How do I create an icon? Or, rather, how do you repeatmake icons? This is a serious question, especially if you happen to be the lead designer for a Ferrari division whose name — “Icona” — implies that it will become iconic.
If you’re Stefano De Simone, the design lead for the latest Icona project — the Daytona SP3 — you’d like to “reimagine, not recreate” the icon, there are more than enough so-called “continuation” models — we’re looking at you, Bentley and Jaguar — who remained completely faithful to the days of yore. Simply put, you are inspired by greatness, not enslaved by it.
Even so, imitating icons can be very confusing. When Ferrari first announced the SP3, I, like many, assumed it was patterned after the famous ’68 to ’73 365 GTB/4, a very powerful roadster from the swinging ’70s. But the pictures fail to express that imagined inspiration. In fact, bearing no resemblance to the original 365 with a sloping-roof front-engined fastback, the new Daytona SP3 is a long-tail mid-engined supercar.
Turns out, that’s because these two really don’t have any legacy other than names, both of which celebrate the SP3’s true lineage, the 1967 Daytona 24 Hours of endurance race. (And, by the way, while the SP3 is formally named Daytona, Ferrari insists that such labeling of the original GTB was the result of media interest in its victory in that glorious race.)
So why does Icona’s long-forgotten – and apparently obscure – pattern of endurance race nobody cares about anymore?
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Well, if you remember something about Ford v Ferrari — and, if you love cars enough to read this column, of course you watched the Oscar-winning award for the late, the great Carroll Shelby — you’ll remember that Ford beat Ferrari at the ’66 24 Hours of Le Mans. Actually, Ford kicked Ferrari’s ass.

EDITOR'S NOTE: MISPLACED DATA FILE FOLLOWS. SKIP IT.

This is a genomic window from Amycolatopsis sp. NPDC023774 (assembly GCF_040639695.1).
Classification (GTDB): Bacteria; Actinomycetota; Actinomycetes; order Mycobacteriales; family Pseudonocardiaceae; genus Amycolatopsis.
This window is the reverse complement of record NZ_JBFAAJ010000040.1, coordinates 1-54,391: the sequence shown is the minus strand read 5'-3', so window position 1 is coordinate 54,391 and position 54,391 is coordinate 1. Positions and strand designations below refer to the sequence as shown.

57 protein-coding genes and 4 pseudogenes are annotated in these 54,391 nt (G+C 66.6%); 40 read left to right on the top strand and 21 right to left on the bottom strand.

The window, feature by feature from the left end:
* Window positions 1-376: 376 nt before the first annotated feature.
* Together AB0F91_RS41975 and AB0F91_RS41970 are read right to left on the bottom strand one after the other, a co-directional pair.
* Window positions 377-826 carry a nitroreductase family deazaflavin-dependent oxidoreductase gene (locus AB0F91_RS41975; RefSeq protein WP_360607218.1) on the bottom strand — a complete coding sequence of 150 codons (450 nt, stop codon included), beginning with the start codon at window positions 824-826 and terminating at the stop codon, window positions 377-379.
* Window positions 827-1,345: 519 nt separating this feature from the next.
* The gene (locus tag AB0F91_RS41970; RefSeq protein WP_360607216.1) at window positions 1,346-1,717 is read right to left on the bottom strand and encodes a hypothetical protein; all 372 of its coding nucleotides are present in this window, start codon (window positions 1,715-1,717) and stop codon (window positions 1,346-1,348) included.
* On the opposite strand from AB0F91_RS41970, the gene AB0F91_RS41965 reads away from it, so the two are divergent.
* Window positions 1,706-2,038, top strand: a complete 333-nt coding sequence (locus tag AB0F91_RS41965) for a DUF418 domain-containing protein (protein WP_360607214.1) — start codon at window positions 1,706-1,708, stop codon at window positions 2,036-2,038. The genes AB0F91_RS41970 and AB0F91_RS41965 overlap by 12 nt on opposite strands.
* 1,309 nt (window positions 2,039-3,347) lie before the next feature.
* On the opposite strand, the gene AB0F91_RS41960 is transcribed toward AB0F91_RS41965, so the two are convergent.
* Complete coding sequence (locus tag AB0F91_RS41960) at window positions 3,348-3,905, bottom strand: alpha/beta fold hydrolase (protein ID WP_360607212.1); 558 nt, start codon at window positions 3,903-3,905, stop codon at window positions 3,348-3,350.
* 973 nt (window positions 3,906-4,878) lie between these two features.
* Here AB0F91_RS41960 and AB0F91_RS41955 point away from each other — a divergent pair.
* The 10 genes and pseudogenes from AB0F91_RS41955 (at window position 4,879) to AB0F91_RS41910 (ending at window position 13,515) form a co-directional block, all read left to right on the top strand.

And while specific insults may be exaggerated for dramatic effect – the scene with the missing bolt is a bit too stereotypical, don’t you think? — Dearborn really humiliated Maranello. Enzo himself had resisted Ford’s attempts to buy the then-small—and, by comparison, insignificant—sports car manufacturer, and Henry II’s revenge was, as the film’s ending perfectly captures, to make all three of his GT40s. through the line ensemble. , Ferrari’s disgrace was all the more complete because none of his vaunted 330 P3s finished the race.
What the film doesn’t depict — the real the story behind all made-up celluloid — is Ferrari’s revenge.
If you know anything about Ferrari lore, Enzo Ferrari doesn’t take defeat well. So, along came 1967 — the date of inspiration, at least, finally starting to clear — the whole of Maranello was focused on vengeance. Ferrari’s 4.0-liter V12 gets extra valves — the 1966 version was built with a single intake; the ’67 update boasted two – and mated to an all-new built-in five-speed transmission (the ZF version on the P3 was a major source of reliability headaches) in a chassis that became lower, shorter, and wider.
It even produced several “customer” versions of the P4 – the 412 P – which were all identical, except for the Lucas fuel injection which went on to become a breakthrough at the auto factory. Such was Il Commendatore’s determination to take revenge.
And when he was sure—absolutely sure, as it is known, because Ferrari did no less than 560 test laps on the edge of a high cliff just months before the race—that he had the combination to beat Ford, he took the whole team to ’67 24 Hours of Daytona. , where Enzo has hers turned to humiliate Henry. Reinforcing that vengeance — and part of the whole story that Ford v Ferrari what is most glaringly left unsaid — is that, in a faithful recreation of Ford’s ’66 abasement, it has a 330 P3/4 winner flanked by a second-place 330 P4 and a final podium finisher, number 26 412 P, all crossing the finish line simultaneously.
How important is this win for Ferrari? According to legend, Enzo kept a photo of the three on their final lap of the ’67 Daytona race by his side until the day he died. It was his revenge. That’s why the Icona Daytona SP3 exists.